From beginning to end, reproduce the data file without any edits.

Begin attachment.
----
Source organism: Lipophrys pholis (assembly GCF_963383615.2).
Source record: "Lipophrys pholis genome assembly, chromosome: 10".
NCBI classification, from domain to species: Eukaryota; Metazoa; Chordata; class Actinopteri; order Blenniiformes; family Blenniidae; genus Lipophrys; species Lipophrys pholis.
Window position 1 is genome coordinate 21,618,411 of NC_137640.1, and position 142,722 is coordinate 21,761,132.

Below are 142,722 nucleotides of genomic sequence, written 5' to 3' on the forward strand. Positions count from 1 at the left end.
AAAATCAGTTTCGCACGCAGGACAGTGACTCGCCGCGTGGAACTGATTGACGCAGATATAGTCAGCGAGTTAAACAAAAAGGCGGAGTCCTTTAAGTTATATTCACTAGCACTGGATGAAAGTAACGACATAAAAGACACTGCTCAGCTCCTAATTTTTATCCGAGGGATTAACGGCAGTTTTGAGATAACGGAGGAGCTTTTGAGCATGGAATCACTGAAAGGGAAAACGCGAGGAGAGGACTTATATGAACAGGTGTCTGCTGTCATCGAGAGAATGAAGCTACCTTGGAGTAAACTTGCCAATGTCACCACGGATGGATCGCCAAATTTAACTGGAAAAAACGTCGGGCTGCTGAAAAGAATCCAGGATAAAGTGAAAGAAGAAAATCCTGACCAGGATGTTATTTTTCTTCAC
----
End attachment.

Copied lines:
Source organism: Lipophrys pholis (assembly GCF_963383615.2).
Source record: "Lipophrys pholis genome assembly, chromosome: 10".
NCBI classification, from domain to species: Eukaryota; Metazoa; Chordata; class Actinopteri; order Blenniiformes; family Blenniidae; genus Lipophrys; species Lipophrys pholis.
Window position 1 is genome coordinate 21,618,411 of NC_137640.1, and position 142,722 is coordinate 21,761,132.

Below are 142,722 nucleotides of genomic sequence, written 5' to 3' on the forward strand. Positions count from 1 at the left end.
AAAATCAGTTTCGCACGCAGGACAGTGACTCGCCGCGTGGAACTGATTGACGCAGATATAGTCAGCGAGTTAAACAAAAAGGCGGAGTCCTTTAAGTTATATTCACTAGCACTGGATGAAAGTAACGACATAAAAGACACTGCTCAGCTCCTAATTTTTATCCGAGGGATTAACGGCAGTTTTGAGATAACGGAGGAGCTTTTGAGCATGGAATCACTGAAAGGGAAAACGCGAGGAGAGGACTTATATGAACAGGTGTCTGCTGTCATCGAGAGAATGAAGCTACCTTGGAGTAAACTTGCCAATGTCACCACGGATGGATCGCCAAATTTAACTGGAAAAAACGTCGGGCTGCTGAAAAGAATCCAGGATAAAGTGAAAGAAGAAAATCCTGACCAGGATGTTATTTTTCTTCAC